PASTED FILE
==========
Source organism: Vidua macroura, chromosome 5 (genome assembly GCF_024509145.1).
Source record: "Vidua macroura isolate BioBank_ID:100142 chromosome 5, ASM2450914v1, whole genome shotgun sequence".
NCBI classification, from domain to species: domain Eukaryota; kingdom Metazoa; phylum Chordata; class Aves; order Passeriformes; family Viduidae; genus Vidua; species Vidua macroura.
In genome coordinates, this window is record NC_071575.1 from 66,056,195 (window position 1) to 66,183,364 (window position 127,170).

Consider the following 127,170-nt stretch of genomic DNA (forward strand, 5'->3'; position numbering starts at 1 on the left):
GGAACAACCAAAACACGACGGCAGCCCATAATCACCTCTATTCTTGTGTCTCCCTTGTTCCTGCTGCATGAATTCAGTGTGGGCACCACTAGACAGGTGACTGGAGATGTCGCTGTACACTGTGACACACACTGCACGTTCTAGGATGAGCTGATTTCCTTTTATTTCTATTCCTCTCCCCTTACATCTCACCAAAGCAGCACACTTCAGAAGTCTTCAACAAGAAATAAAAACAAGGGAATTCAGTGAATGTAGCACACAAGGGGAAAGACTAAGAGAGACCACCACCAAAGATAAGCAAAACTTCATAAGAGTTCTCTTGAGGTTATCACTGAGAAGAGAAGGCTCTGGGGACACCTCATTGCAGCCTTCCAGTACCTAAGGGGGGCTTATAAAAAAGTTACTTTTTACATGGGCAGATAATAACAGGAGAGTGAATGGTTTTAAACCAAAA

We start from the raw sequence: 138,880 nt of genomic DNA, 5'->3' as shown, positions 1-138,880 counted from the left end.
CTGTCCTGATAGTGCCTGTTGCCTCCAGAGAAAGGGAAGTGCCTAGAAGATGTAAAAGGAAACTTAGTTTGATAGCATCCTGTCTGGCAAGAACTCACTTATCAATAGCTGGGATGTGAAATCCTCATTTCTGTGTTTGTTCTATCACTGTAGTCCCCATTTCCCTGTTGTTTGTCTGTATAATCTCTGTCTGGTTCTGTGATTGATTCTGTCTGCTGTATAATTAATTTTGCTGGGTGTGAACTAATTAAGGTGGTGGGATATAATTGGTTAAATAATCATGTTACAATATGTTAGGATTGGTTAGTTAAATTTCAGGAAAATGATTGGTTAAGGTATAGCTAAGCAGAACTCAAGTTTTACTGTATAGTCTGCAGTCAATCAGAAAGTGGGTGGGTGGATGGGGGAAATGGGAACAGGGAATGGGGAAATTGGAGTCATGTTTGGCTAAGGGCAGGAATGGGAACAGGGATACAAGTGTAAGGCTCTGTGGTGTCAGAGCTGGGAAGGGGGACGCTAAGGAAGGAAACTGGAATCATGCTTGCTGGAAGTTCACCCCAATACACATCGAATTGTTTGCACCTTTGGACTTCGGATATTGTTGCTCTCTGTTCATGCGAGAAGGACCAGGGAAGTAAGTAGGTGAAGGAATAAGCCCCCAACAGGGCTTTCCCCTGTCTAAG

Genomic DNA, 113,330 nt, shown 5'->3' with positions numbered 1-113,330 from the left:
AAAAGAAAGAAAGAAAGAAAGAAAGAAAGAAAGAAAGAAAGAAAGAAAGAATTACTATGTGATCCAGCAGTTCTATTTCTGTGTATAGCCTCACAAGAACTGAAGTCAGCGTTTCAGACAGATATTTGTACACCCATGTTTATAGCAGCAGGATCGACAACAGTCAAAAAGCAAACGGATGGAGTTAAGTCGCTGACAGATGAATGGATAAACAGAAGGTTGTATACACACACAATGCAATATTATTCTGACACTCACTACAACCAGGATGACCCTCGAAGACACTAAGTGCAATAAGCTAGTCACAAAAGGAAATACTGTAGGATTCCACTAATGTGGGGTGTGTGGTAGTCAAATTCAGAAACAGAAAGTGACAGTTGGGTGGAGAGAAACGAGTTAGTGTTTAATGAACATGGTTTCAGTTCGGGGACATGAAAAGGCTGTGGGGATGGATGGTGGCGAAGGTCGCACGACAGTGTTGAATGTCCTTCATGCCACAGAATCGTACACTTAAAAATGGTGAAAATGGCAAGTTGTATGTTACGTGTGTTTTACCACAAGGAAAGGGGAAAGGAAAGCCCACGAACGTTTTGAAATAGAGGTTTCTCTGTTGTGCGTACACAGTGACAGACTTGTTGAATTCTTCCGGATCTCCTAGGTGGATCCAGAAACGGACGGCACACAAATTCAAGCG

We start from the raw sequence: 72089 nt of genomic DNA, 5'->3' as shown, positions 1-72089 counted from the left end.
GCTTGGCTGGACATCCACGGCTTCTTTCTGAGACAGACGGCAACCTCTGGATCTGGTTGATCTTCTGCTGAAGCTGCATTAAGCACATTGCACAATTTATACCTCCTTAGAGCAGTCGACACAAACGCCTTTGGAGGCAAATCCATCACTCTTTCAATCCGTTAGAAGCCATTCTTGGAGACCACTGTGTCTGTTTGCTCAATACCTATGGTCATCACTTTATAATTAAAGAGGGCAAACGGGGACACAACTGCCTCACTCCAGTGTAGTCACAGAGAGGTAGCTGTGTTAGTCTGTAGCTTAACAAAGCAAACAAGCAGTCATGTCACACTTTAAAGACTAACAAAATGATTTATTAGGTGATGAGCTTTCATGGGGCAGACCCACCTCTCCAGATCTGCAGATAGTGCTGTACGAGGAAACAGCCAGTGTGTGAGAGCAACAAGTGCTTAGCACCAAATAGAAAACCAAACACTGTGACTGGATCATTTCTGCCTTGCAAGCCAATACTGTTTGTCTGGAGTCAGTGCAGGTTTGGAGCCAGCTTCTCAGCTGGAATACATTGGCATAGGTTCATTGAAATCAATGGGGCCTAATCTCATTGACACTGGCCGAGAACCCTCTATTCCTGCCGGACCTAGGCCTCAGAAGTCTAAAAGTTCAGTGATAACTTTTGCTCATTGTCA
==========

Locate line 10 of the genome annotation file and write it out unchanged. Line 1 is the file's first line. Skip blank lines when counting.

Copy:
AAAAGAAAGAAAGAAAGAAAGAAAGAAAGAAAGAAAGAAAGAAAGAAAGAATTACTATGTGATCCAGCAGTTCTATTTCTGTGTATAGCCTCACAAGAACTGAAGTCAGCGTTTCAGACAGATATTTGTACACCCATGTTTATAGCAGCAGGATCGACAACAGTCAAAAAGCAAACGGATGGAGTTAAGTCGCTGACAGATGAATGGATAAACAGAAGGTTGTATACACACACAATGCAATATTATTCTGACACTCACTACAACCAGGATGACCCTCGAAGACACTAAGTGCAATAAGCTAGTCACAAAAGGAAATACTGTAGGATTCCACTAATGTGGGGTGTGTGGTAGTCAAATTCAGAAACAGAAAGTGACAGTTGGGTGGAGAGAAACGAGTTAGTGTTTAATGAACATGGTTTCAGTTCGGGGACATGAAAAGGCTGTGGGGATGGATGGTGGCGAAGGTCGCACGACAGTGTTGAATGTCCTTCATGCCACAGAATCGTACACTTAAAAATGGTGAAAATGGCAAGTTGTATGTTACGTGTGTTTTACCACAAGGAAAGGGGAAAGGAAAGCCCACGAACGTTTTGAAATAGAGGTTTCTCTGTTGTGCGTACACAGTGACAGACTTGTTGAATTCTTCCGGATCTCCTAGGTGGATCCAGAAACGGACGGCACACAAATTCAAGCG